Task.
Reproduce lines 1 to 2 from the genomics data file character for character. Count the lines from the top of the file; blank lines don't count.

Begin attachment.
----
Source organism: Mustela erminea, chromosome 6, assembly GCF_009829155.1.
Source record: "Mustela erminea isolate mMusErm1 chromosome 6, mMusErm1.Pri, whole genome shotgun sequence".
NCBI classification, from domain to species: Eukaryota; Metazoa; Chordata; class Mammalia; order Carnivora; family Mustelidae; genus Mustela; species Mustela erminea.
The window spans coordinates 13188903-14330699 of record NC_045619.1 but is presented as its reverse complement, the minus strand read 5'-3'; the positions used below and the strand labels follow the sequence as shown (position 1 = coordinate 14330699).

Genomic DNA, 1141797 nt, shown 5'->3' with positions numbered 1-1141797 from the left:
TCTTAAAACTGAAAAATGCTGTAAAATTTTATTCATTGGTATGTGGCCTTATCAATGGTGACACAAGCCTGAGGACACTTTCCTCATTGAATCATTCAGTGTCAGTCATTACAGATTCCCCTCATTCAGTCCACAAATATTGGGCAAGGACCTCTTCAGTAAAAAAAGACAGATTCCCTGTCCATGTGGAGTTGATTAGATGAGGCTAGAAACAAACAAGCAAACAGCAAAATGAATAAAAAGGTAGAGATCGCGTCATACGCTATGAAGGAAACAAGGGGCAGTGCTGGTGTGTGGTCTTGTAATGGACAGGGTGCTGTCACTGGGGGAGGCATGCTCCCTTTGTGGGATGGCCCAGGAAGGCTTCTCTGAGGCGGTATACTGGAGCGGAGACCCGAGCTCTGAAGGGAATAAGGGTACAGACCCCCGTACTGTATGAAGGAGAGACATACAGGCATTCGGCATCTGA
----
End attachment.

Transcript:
Source organism: Mustela erminea, chromosome 6, assembly GCF_009829155.1.
Source record: "Mustela erminea isolate mMusErm1 chromosome 6, mMusErm1.Pri, whole genome shotgun sequence".